Tetracycline9 (81.8)2 (18.2)
Vancomycin9 (81.8)2 (18.2)
Rifampicin11 (100)0 (0)

PCR generated 13 different bands of the emm gene: 11 present the GAS isolated previously by the conventional method and 2 obtained from the broth of the throat (Figure 1). In 11 GAS isolates in culture, the BLAST analysis of sequence similarities identified 5 types of emm gene. Two other emm sequence types were identified from the DNA of 2 broths of the throat. The frequency of emm types were as follows: emm type 1, one isolate (7.69%); emm12, two isolates (15.38%); emm22, one isolate (7.69%); emm75, one isolate (7.7%); emm82, one isolate (7.69%); emm89, three isolates (23.08%); and emm90, four isolates (30,77%). Table 4 presents the distribution of emm types according to patients' age and sex. All children with pharyngitis and that presented the type emm 90 were admitted in autumn. The other types of emm were presented in autumn and winter. The distribution of emm types according to the season is presented in Table 5.

Polymerase chain reaction (PCR) amplification of M protein in group A Streptococcus (GAS). SM: DNA size marker, C-: negative control, C+: positive control Streptococcus pyogenes; Lanes 4-12, emm gene with the length ranging from 900 to 1400-bp.
Table 4. Distribution of emm Types According to Patients' Sex and Age
Emm TypeAge (< 15 y), No. (%)Sex, No. (%)
Emm904 (100)3 (75.0)1 (25.0)
Emm893 (100)1 (33.3)2 (66.7)
Emm122 (100)0 (0)2 (100)
Emm11 (100)1 (100)0 (0)
Emm221 (100)0 (0)1 (100)
Emm751 (100)1 (100)0 (0)
Emm821 (100)1 (100)0 (0)
Table 5. Emm Types Distribution According to Season
Emm 22010
Emm 1100
Emm 12110
Emm 75100
Emm 82100
Emm 89111
Emm 90400

5. Discussion

Diseases caused by S. pyogenes are a worldwide problem. The determination of GAS prevalence and emm typing is an added value to studies of streptococcal diseases. The M typing system, including emm typing, plays a significant role in the understanding of the GAS epidemiology. As far as we know, this research is the first attempt at S. pyogenes characterization through emm typing in Morocco.

A global estimate of cases of GAS infections was carried out in 2005. It was found that over 616 million incident cases per year of GAS pharyngitis are in developing countries and GAS was considered the 9th leading cause of death due to infection (1). In a study done from March 2006 to February 2007 in four primary health care centers in Rabat and Sale cities in Morocco, the overall prevalence of GAS was 9.3% and it was 9.1% in children (19). In our study, the prevalence of GAS was 6.2%, lower than that estimated by the work of Barbosa and al. (23%) (20). A meta-analysis study found that the prevalence of GAS in 14 studies analyzed was 37%. However, the authors highlighted a high heterogeneity in these studies and the prevalence was ranged from 17% to 58% (21). Another study in Northern India found a prevalence of 2.8 % of children with GAS, which is lower than our results (22).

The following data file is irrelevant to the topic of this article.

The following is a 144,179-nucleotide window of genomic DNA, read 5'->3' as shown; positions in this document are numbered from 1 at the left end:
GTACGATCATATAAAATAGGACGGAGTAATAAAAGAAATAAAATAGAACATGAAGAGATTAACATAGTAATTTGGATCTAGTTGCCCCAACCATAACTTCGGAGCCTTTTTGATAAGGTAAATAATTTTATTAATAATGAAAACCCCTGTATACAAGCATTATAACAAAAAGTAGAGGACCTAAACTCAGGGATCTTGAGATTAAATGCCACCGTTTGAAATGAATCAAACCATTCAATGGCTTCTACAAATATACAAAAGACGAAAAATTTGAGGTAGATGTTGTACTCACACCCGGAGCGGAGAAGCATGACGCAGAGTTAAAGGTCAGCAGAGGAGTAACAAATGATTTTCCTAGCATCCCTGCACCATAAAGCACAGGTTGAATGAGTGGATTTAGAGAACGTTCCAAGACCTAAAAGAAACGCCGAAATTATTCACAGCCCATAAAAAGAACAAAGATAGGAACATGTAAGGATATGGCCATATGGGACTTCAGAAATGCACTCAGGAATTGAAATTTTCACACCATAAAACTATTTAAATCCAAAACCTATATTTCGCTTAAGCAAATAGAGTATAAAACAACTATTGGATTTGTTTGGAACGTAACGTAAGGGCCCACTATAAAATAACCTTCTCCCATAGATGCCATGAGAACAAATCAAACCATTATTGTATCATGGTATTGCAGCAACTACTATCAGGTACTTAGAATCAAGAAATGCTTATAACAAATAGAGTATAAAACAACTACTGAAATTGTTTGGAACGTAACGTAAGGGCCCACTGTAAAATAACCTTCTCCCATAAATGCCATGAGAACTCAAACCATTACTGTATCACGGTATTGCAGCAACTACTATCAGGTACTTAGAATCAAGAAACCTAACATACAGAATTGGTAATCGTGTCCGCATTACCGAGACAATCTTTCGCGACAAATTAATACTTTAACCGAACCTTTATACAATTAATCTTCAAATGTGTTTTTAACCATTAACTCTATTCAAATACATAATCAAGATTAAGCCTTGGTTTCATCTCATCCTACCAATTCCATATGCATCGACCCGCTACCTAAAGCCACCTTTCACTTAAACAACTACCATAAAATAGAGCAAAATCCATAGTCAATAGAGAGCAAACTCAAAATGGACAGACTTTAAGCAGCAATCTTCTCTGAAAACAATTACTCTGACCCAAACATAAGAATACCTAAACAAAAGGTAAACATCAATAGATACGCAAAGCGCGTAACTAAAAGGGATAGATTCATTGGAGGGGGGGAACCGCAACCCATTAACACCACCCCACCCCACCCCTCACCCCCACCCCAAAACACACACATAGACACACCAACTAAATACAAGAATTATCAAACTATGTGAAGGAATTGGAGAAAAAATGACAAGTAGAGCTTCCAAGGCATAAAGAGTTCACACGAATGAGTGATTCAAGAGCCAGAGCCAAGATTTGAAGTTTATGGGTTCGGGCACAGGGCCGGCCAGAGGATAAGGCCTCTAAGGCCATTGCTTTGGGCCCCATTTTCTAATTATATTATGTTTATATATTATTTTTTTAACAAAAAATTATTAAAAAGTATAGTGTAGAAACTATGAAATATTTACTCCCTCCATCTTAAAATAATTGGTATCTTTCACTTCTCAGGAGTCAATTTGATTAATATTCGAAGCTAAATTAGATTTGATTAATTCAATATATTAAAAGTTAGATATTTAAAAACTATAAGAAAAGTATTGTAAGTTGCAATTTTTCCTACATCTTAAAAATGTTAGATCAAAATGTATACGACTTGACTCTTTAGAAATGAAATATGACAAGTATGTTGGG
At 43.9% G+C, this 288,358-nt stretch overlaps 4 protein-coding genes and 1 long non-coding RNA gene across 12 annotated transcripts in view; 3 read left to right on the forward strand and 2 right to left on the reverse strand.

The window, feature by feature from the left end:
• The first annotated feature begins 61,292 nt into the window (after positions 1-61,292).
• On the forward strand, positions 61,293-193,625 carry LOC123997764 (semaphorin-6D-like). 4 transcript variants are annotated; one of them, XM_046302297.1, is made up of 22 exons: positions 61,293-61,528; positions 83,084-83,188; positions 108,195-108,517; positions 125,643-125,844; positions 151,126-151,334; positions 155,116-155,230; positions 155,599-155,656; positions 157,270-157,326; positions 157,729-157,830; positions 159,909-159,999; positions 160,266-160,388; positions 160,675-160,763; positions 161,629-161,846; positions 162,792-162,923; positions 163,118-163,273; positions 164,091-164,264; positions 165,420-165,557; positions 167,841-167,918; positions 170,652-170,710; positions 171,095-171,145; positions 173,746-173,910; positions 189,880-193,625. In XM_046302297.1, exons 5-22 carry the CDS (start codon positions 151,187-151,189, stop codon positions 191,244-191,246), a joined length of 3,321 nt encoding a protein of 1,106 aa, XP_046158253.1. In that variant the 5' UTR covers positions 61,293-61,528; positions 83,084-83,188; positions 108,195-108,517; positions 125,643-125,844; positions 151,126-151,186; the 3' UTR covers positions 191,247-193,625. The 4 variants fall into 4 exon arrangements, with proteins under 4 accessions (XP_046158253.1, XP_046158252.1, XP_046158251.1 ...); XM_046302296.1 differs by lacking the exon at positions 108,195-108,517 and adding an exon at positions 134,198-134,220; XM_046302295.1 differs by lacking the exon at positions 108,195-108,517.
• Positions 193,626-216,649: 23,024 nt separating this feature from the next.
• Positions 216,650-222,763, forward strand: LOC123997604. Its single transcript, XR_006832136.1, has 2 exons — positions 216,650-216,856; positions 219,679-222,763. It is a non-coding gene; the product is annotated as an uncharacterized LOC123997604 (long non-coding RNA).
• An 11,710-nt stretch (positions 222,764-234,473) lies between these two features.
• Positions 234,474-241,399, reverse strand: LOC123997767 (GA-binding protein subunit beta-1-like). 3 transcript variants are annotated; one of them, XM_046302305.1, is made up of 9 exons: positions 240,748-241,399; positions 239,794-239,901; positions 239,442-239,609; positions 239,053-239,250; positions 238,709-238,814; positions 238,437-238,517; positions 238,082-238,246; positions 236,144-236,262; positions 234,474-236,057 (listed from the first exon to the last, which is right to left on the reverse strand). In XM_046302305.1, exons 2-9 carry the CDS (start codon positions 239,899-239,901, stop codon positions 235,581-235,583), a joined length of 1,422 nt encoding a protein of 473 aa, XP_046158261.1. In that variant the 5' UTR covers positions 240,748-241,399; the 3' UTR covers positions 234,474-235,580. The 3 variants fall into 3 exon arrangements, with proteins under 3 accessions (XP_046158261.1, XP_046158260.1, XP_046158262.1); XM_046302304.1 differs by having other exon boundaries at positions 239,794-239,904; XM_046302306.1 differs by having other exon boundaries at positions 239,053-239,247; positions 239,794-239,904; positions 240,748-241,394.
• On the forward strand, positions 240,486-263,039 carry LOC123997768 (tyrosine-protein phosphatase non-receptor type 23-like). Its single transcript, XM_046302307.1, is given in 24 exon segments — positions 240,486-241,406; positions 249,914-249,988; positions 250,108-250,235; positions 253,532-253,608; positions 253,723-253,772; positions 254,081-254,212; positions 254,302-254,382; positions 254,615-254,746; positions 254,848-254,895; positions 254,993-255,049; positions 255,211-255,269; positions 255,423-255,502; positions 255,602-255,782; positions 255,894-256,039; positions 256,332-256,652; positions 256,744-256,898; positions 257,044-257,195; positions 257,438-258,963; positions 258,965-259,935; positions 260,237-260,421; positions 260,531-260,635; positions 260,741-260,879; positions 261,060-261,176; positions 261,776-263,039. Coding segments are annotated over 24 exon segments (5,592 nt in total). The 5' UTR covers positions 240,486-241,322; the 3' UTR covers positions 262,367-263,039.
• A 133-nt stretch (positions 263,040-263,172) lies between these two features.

In addition, emm typing revealed 7 emm profiles and emm90 was the most prevalent type with a frequency of 30.77%, followed by emm89 (23.08%) and emm12 (15.38%). Studies done in Sweden and Brazil reported that just one child with pharyngitis presented the type emm90 (3.1% and 0.92%, respectively), which is lower than our result (23, 24). The studies done by the French National Reference Center for Streptococci and Chen and al. linked this type of emm to invasive GAS infections (25, 26). However, other studies showed that emm90 was involved in a severe epidemic of GAS pharyngitis (7, 16). Few studies found that emm90 is related to GAS pharyngitis because it is a new M type and it is rarely isolated (27).